I met Saron Harford in the Summer of 1998. She was wearing grey combats, an army-green sleeveless vest, black Dr Martens boots and a utility belt with all manner of knick-knacks attached. A paragon of streamlined efficiency, she was a consummate multi-tasker. Her hair was tied back tightly in a ponytail and she wore radio headphones, one ear covered, one out. She was smoking a cigarette, lighting one for a passerby and explaining to another that the reason that the street we were all on was locked off was because they were making a movie. She was polite and friendly but also authoritative when a member of the public threatened to make a run for it before the person in her earpiece told her they could. It was my first day on set. I hung back and watched her do her thing.
The film wrapped at the end of that summer. Actors and crew exchanged gifts and I bought Saron blue hair mascara. She thanked me and gave me a kiss on the cheek. I was sixteen years old. She was twenty-three. We stayed in touch over the next few months and then, sometime in the winter of that same year, Saron invited me out for a reunion of sorts with members of the crew, many of whom were also working together on another film. I was in my final year of school but my weekends were my own, especially when my family were out of town. I thought my night was over after we left the bar but Saron blagged me into the over-21s nightclub.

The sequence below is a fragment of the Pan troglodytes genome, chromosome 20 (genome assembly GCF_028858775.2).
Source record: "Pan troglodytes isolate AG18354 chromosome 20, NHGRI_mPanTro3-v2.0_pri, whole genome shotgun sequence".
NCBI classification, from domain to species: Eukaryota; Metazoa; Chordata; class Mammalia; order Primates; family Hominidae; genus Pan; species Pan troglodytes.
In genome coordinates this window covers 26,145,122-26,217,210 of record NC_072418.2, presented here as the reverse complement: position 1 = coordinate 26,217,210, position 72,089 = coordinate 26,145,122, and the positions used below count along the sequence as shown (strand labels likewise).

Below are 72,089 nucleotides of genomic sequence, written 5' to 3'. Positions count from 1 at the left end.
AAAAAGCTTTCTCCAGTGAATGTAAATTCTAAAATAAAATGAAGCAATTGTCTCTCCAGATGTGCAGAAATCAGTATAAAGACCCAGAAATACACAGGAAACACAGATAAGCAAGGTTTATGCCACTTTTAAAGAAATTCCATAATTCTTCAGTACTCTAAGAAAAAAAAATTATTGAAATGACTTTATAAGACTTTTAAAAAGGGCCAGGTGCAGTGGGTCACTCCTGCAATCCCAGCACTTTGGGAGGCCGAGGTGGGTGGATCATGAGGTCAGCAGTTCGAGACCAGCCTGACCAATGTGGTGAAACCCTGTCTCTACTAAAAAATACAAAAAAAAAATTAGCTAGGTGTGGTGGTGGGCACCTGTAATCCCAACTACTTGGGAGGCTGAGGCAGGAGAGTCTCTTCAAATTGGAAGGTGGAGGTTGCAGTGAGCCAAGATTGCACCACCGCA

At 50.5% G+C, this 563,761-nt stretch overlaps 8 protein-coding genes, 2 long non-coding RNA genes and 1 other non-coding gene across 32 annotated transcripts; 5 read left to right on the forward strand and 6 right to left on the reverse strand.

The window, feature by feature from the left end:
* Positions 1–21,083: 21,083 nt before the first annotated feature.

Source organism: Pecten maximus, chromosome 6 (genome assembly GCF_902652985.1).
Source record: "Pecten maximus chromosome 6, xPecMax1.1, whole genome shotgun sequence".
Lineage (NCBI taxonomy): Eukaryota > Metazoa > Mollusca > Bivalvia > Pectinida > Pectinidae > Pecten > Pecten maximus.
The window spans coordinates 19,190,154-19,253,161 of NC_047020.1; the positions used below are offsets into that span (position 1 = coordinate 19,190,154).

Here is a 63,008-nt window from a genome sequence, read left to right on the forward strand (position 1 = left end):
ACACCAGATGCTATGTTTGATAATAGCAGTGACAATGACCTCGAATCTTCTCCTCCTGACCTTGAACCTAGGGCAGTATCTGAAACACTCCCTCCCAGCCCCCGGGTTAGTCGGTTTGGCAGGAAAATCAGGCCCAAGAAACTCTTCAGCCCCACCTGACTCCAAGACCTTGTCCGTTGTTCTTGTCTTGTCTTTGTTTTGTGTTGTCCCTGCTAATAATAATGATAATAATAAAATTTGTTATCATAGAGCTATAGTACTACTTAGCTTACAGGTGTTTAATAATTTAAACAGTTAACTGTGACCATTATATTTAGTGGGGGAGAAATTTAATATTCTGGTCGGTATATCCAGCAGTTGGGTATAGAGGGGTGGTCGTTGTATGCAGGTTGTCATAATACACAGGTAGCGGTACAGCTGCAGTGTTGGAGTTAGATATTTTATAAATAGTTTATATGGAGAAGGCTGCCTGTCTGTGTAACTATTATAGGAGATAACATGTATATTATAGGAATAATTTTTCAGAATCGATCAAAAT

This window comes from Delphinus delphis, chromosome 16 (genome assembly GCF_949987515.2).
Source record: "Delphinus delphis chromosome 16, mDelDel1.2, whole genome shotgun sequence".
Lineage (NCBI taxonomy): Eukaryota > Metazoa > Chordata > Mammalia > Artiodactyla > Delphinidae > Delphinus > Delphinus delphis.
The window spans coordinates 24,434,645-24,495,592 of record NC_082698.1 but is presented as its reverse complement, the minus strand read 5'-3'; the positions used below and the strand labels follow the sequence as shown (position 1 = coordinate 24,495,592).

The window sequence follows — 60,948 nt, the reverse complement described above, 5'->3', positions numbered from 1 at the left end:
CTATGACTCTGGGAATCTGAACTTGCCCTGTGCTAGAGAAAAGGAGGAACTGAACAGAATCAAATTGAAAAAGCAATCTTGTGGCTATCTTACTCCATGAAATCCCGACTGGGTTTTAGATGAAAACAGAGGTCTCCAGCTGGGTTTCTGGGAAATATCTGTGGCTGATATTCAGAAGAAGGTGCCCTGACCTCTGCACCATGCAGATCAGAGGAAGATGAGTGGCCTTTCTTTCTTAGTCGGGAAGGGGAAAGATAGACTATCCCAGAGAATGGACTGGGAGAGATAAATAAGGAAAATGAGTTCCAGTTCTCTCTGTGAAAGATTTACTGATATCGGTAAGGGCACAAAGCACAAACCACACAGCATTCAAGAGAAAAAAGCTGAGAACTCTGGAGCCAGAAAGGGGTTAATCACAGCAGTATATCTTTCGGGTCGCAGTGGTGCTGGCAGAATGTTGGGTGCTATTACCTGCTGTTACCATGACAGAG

Towards the end of the night, I mentioned that I had a rough copy at home of the movie on which we had all worked. My Dad was the film’s producer and he has recently brought home a VHS of a close-to-finished version. “You’re all welcome to come back to mine and watch it”, I said. Their eyes collectively widened. Minutes later, Saron and I, along with two other friends, Sarah and Conor, were all in a cab.
The car pulled up outside my house and we all got out. Then something weird happened. My key wouldn’t work. I persisted but it just wouldn’t turn. I assured everyone it was the right key. I tried again but it was stuck. I explained how there was a key to the back door under a rock and I would go around and get in that way. When I got there, the back door was wide open with glass broken in its frame. I walked inside and it was immediately obvious that the house had been ransacked, the couch in the kitchen upturned and the contents of every cabinet and press on the floor. I ran to the front door to let everyone in and tell them what happened. The latch was on, clearly something the intruders had done to buy themselves more time if they were disturbed. That’s why my key hadn’t worked. I called the police and I called my Dad, leaving him a voicemail.
While we waited for the police to arrive, we walked through the house, room by room, assessing the damage and trying to figure out what had been stolen. The living room and hallway were pulled asunder. We had definitely disturbed them in the act, evidenced by pillowcases on the staircase, used as makeshift bags for my stepmother’s jewellery, left behind when they presumably panicked and ran off. We went back downstairs and Saron opened the door of my bedroom. “Oh God David, I’m so sorry.” She grimaced, “They’ve trashed your room too”. I walked gingerly to the doorway and she gave me a hug. “It’s ok”, she said comfortingly, “I’m sure the insurance will cover anything that was taken.” I looked over her shoulder and into my room. She was right. The room was wrecked. Papers and stationary flung everywhere, the contents of my drawers upturned in a pile on the floor, school books tossed carelessly on top of my clothes which had also been strewn across every surface.
I had to take a deep breath before confessing to her that it was all exactly how I’d left it.